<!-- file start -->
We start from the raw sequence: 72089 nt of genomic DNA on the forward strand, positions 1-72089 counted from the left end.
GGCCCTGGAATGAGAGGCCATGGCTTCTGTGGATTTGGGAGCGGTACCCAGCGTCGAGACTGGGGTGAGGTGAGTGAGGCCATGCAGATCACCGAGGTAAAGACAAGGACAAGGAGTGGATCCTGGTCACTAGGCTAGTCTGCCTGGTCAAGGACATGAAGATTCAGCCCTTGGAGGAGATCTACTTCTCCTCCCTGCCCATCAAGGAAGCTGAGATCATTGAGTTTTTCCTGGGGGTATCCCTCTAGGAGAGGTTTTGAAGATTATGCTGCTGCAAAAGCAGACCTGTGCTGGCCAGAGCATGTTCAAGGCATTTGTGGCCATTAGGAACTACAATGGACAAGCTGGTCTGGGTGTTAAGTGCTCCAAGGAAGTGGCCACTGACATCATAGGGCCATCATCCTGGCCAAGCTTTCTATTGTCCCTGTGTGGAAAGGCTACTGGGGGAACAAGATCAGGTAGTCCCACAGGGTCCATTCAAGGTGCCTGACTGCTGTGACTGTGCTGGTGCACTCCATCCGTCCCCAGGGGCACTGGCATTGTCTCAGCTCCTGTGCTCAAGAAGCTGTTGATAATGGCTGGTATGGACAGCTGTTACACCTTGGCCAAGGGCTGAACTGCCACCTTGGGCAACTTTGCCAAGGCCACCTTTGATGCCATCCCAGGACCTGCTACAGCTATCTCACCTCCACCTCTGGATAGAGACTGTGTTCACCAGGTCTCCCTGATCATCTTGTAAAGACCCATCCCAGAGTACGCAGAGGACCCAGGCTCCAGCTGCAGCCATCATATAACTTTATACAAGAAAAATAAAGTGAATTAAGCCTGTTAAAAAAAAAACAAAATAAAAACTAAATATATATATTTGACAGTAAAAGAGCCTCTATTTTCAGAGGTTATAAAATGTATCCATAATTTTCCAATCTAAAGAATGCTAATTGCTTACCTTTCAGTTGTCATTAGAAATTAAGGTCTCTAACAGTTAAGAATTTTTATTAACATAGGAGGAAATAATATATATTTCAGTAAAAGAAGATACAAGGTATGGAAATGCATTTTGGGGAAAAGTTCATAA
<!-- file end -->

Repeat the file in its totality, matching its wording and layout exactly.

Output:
We start from the raw sequence: 72089 nt of genomic DNA on the forward strand, positions 1-72089 counted from the left end.
GGCCCTGGAATGAGAGGCCATGGCTTCTGTGGATTTGGGAGCGGTACCCAGCGTCGAGACTGGGGTGAGGTGAGTGAGGCCATGCAGATCACCGAGGTAAAGACAAGGACAAGGAGTGGATCCTGGTCACTAGGCTAGTCTGCCTGGTCAAGGACATGAAGATTCAGCCCTTGGAGGAGATCTACTTCTCCTCCCTGCCCATCAAGGAAGCTGAGATCATTGAGTTTTTCCTGGGGGTATCCCTCTAGGAGAGGTTTTGAAGATTATGCTGCTGCAAAAGCAGACCTGTGCTGGCCAGAGCATGTTCAAGGCATTTGTGGCCATTAGGAACTACAATGGACAAGCTGGTCTGGGTGTTAAGTGCTCCAAGGAAGTGGCCACTGACATCATAGGGCCATCATCCTGGCCAAGCTTTCTATTGTCCCTGTGTGGAAAGGCTACTGGGGGAACAAGATCAGGTAGTCCCACAGGGTCCATTCAAGGTGCCTGACTGCTGTGACTGTGCTGGTGCACTCCATCCGTCCCCAGGGGCACTGGCATTGTCTCAGCTCCTGTGCTCAAGAAGCTGTTGATAATGGCTGGTATGGACAGCTGTTACACCTTGGCCAAGGGCTGAACTGCCACCTTGGGCAACTTTGCCAAGGCCACCTTTGATGCCATCCCAGGACCTGCTACAGCTATCTCACCTCCACCTCTGGATAGAGACTGTGTTCACCAGGTCTCCCTGATCATCTTGTAAAGACCCATCCCAGAGTACGCAGAGGACCCAGGCTCCAGCTGCAGCCATCATATAACTTTATACAAGAAAAATAAAGTGAATTAAGCCTGTTAAAAAAAAAACAAAATAAAAACTAAATATATATATTTGACAGTAAAAGAGCCTCTATTTTCAGAGGTTATAAAATGTATCCATAATTTTCCAATCTAAAGAATGCTAATTGCTTACCTTTCAGTTGTCATTAGAAATTAAGGTCTCTAACAGTTAAGAATTTTTATTAACATAGGAGGAAATAATATATATTTCAGTAAAAGAAGATACAAGGTATGGAAATGCATTTTGGGGAAAAGTTCATAA